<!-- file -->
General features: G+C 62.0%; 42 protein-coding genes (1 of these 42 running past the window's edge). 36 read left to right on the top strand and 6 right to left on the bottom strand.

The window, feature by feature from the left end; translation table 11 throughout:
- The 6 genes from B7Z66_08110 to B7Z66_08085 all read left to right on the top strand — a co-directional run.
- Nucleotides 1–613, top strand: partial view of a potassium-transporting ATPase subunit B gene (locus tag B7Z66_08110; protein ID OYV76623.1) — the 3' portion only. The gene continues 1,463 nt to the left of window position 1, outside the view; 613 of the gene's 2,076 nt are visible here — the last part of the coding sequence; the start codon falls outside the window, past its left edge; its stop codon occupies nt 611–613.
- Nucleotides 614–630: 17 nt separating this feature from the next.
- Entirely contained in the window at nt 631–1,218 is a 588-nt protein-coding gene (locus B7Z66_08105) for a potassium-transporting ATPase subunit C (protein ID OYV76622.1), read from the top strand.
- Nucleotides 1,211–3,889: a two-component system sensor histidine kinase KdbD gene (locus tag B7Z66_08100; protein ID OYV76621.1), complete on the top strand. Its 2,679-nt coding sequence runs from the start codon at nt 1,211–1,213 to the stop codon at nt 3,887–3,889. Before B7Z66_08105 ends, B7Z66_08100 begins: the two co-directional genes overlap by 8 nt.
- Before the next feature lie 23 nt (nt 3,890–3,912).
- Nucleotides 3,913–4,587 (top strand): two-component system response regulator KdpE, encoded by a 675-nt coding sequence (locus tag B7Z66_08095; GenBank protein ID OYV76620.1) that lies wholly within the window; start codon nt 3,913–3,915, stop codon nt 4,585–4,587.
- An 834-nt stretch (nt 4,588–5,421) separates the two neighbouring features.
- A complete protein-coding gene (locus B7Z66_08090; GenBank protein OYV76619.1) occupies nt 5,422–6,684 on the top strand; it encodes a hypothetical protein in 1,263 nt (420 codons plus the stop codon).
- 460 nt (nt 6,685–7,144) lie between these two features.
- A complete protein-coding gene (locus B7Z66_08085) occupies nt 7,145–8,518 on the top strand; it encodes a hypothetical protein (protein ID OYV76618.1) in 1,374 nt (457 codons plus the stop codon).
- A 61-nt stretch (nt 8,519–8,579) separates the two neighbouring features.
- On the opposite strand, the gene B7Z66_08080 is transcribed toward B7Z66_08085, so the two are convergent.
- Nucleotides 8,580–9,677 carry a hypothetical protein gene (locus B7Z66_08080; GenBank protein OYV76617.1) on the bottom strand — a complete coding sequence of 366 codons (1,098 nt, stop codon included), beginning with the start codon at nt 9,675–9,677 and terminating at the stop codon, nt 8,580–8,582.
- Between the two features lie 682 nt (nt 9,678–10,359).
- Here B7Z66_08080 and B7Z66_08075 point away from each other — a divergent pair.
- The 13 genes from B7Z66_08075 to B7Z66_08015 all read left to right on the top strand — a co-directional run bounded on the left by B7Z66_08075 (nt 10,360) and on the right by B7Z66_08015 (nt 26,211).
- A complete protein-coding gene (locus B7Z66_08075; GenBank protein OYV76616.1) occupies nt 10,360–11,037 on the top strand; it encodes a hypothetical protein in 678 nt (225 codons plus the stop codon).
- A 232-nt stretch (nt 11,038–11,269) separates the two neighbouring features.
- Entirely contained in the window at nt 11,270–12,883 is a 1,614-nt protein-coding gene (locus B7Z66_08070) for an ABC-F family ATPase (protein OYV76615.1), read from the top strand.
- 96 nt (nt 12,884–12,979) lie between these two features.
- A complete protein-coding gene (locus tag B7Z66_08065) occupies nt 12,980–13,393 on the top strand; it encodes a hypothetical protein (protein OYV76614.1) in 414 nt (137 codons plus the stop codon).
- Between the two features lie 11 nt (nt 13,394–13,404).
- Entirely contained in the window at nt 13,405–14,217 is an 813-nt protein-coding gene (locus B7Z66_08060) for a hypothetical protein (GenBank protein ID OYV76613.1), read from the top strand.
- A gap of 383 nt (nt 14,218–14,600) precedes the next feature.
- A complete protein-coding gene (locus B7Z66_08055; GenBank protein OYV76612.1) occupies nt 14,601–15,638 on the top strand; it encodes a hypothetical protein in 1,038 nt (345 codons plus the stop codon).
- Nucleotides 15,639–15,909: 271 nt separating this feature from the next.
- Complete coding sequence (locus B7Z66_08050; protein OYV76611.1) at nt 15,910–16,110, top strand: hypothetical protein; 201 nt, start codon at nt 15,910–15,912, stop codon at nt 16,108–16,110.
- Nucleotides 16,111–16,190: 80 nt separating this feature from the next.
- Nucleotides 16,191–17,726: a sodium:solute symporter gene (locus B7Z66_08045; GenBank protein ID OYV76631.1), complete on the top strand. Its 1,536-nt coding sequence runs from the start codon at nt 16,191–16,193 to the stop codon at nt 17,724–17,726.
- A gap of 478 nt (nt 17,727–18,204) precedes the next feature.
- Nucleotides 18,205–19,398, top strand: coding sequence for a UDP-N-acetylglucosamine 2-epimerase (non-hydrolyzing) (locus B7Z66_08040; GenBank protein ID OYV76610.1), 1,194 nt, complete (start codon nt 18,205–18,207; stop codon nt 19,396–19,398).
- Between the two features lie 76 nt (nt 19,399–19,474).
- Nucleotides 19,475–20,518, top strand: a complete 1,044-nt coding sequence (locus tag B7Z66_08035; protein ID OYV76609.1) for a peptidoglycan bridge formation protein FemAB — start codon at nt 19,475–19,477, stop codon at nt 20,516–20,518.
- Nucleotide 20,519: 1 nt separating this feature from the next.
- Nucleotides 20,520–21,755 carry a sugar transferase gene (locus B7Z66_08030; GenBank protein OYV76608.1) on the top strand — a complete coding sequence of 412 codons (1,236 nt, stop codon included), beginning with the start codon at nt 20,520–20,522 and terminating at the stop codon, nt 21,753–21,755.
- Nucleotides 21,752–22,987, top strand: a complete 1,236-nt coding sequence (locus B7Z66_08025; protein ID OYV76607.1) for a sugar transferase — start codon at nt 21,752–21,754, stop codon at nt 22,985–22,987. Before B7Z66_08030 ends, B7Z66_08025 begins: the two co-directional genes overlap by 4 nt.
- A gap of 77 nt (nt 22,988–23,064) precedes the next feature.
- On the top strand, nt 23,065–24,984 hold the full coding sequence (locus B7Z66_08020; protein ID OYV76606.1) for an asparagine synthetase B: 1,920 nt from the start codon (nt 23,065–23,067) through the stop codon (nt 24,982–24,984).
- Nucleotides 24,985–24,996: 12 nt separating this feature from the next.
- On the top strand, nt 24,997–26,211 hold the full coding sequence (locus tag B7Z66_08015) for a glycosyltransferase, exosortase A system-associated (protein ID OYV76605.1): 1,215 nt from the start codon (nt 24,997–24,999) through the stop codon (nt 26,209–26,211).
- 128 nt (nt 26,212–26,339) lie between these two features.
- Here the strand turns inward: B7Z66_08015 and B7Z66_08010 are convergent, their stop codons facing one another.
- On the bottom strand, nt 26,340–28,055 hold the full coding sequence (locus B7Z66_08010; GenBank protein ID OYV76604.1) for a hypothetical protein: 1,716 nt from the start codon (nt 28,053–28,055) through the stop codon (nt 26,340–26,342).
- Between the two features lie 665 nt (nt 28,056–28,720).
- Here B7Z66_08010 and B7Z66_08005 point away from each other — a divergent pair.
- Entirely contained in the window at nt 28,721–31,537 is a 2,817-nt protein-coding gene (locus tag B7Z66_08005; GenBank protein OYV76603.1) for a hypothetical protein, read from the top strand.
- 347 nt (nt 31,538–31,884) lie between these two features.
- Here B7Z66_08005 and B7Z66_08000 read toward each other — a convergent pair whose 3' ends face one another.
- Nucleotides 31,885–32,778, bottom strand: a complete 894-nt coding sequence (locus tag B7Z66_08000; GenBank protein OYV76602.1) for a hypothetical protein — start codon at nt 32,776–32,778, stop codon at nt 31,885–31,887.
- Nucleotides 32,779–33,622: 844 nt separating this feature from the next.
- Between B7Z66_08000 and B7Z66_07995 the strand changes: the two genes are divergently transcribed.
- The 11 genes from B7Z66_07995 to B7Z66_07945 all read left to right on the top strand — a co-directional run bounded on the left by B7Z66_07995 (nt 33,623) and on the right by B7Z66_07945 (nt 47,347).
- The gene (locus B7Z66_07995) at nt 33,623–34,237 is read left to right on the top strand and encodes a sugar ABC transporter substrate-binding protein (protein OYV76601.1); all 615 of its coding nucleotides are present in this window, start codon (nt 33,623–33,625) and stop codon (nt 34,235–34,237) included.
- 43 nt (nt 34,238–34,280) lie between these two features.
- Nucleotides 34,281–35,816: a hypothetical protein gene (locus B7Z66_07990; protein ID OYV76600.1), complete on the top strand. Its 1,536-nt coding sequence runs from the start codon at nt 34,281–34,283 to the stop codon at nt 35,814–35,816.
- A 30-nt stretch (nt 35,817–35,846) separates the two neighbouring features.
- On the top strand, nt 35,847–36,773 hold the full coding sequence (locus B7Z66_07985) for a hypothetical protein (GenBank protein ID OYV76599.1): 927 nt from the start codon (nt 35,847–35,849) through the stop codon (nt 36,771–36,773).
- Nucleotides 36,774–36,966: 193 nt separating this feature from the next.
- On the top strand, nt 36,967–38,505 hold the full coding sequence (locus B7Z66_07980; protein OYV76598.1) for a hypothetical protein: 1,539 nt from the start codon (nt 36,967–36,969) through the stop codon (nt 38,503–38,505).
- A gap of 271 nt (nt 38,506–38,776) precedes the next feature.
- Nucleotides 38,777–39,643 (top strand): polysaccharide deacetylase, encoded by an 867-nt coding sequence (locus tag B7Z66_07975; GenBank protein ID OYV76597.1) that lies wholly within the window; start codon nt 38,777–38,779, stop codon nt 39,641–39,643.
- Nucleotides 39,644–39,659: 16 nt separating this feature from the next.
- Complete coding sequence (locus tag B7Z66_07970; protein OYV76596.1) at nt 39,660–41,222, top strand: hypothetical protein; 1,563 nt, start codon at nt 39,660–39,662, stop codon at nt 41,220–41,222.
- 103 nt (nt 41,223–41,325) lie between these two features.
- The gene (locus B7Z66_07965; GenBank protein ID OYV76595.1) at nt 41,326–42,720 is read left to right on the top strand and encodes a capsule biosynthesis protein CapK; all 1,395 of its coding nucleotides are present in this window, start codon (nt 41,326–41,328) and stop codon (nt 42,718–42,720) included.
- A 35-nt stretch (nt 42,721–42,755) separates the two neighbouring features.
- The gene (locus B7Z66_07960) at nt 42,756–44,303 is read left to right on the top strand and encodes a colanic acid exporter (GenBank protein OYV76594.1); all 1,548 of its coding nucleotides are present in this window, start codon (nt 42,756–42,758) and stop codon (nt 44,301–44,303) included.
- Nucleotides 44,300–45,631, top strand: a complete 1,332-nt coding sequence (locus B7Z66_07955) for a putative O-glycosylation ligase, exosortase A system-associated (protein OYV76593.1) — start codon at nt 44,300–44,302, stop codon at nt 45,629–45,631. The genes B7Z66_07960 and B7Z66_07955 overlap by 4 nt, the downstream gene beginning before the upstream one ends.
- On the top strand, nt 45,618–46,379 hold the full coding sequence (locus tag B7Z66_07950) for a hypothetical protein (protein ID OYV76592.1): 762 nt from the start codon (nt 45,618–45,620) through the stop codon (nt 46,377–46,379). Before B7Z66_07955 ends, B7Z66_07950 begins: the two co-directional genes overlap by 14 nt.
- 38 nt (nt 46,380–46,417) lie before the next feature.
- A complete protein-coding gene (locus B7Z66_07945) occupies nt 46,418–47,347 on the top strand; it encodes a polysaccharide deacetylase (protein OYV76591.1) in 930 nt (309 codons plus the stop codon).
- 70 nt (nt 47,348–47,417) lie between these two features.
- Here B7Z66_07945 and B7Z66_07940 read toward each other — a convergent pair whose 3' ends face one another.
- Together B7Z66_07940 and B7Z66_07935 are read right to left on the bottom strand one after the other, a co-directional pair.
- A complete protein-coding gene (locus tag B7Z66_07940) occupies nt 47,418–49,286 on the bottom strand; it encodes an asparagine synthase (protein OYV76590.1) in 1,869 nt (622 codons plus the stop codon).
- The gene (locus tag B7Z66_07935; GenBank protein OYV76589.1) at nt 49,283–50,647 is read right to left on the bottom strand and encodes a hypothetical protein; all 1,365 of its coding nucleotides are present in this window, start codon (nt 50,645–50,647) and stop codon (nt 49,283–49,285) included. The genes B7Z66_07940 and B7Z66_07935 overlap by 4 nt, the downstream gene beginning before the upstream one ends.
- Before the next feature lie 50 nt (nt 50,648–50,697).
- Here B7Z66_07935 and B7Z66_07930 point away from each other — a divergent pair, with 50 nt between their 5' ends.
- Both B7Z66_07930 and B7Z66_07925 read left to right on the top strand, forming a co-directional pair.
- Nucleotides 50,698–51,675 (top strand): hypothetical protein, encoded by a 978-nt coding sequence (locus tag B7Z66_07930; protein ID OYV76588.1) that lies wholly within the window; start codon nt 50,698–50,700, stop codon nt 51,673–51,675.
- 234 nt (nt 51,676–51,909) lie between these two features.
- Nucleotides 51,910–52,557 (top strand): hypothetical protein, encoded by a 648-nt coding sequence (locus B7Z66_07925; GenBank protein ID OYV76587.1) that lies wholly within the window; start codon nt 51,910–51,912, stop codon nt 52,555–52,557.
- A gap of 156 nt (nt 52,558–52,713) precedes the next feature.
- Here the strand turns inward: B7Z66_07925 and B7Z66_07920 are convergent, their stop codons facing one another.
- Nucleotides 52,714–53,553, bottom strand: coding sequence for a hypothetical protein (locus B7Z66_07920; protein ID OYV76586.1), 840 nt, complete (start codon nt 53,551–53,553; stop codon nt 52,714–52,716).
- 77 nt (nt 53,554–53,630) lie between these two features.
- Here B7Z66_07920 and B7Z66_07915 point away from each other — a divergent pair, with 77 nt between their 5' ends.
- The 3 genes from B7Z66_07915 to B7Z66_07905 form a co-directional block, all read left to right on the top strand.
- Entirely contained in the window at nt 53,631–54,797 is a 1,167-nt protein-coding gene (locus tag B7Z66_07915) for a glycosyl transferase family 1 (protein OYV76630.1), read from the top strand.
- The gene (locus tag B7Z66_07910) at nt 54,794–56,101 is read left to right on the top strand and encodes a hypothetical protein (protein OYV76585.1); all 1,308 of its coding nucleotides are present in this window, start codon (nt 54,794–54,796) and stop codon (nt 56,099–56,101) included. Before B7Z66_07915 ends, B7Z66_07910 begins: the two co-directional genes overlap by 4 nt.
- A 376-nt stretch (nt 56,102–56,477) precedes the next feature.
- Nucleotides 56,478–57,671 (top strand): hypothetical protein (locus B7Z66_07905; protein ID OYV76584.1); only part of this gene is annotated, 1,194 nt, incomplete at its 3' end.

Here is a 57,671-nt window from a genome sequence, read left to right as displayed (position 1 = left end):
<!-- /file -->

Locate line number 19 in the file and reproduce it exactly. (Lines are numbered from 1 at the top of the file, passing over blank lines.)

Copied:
- The 13 genes from B7Z66_08075 to B7Z66_08015 all read left to right on the top strand — a co-directional run bounded on the left by B7Z66_08075 (nt 10,360) and on the right by B7Z66_08015 (nt 26,211).